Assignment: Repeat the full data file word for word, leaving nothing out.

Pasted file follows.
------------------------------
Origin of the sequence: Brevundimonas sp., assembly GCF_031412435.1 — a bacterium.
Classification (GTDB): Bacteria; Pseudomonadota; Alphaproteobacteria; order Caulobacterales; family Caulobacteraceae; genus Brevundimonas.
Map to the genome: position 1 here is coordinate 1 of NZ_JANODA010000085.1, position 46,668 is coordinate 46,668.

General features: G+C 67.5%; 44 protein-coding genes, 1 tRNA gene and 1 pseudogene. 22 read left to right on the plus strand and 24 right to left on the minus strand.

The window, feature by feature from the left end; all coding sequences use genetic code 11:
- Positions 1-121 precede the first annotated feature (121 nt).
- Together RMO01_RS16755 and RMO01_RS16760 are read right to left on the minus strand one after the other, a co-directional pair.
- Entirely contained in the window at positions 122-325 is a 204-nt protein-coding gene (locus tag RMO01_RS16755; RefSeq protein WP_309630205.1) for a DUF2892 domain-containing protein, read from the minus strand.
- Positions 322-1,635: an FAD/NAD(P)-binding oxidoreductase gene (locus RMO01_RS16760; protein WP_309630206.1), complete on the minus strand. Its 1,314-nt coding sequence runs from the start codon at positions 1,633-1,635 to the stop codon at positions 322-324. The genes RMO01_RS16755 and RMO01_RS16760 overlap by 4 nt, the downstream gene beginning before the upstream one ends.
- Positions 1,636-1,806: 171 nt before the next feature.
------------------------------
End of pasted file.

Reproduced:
Origin of the sequence: Brevundimonas sp., assembly GCF_031412435.1 — a bacterium.
Classification (GTDB): Bacteria; Pseudomonadota; Alphaproteobacteria; order Caulobacterales; family Caulobacteraceae; genus Brevundimonas.
Map to the genome: position 1 here is coordinate 1 of NZ_JANODA010000085.1, position 46,668 is coordinate 46,668.

General features: G+C 67.5%; 44 protein-coding genes, 1 tRNA gene and 1 pseudogene. 22 read left to right on the plus strand and 24 right to left on the minus strand.

The window, feature by feature from the left end; all coding sequences use genetic code 11:
- Positions 1-121 precede the first annotated feature (121 nt).
- Together RMO01_RS16755 and RMO01_RS16760 are read right to left on the minus strand one after the other, a co-directional pair.
- Entirely contained in the window at positions 122-325 is a 204-nt protein-coding gene (locus tag RMO01_RS16755; RefSeq protein WP_309630205.1) for a DUF2892 domain-containing protein, read from the minus strand.
- Positions 322-1,635: an FAD/NAD(P)-binding oxidoreductase gene (locus RMO01_RS16760; protein WP_309630206.1), complete on the minus strand. Its 1,314-nt coding sequence runs from the start codon at positions 1,633-1,635 to the stop codon at positions 322-324. The genes RMO01_RS16755 and RMO01_RS16760 overlap by 4 nt, the downstream gene beginning before the upstream one ends.
- Positions 1,636-1,806: 171 nt before the next feature.